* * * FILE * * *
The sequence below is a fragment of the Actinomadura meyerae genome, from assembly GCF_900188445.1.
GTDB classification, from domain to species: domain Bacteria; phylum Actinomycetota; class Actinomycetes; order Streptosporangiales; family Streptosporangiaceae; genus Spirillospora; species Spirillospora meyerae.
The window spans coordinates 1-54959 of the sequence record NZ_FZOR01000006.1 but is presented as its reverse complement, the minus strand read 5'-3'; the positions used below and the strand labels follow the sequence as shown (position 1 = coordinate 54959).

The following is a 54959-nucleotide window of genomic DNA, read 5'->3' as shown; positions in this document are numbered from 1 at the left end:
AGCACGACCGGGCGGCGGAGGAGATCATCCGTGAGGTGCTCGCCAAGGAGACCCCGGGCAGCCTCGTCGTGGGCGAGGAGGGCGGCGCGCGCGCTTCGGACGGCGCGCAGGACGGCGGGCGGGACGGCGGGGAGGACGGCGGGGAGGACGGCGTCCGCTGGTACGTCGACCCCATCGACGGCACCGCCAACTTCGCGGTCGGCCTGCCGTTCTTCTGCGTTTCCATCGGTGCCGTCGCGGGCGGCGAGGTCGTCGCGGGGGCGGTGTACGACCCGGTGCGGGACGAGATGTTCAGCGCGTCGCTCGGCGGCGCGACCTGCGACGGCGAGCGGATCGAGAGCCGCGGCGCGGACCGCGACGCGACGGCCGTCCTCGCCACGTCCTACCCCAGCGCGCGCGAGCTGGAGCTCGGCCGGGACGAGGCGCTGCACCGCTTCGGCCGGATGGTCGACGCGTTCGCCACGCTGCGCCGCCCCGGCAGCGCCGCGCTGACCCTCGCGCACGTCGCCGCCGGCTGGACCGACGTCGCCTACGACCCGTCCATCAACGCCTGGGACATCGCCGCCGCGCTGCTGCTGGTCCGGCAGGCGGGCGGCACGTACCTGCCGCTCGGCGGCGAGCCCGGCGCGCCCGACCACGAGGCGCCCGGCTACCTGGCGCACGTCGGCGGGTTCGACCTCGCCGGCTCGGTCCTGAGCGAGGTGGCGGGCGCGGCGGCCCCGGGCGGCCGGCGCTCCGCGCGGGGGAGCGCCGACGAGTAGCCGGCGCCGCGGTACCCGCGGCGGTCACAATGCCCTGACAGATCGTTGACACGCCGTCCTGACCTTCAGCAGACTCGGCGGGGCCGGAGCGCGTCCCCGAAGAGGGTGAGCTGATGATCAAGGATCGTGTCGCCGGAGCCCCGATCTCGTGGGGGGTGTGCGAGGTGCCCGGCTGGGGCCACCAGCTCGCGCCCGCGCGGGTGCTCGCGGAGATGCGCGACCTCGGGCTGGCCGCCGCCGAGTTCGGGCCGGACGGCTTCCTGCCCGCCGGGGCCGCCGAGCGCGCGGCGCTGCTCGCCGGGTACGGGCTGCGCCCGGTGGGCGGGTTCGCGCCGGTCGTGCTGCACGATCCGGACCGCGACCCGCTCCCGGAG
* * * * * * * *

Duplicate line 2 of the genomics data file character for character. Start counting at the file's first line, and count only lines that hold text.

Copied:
GTDB classification, from domain to species: domain Bacteria; phylum Actinomycetota; class Actinomycetes; order Streptosporangiales; family Streptosporangiaceae; genus Spirillospora; species Spirillospora meyerae.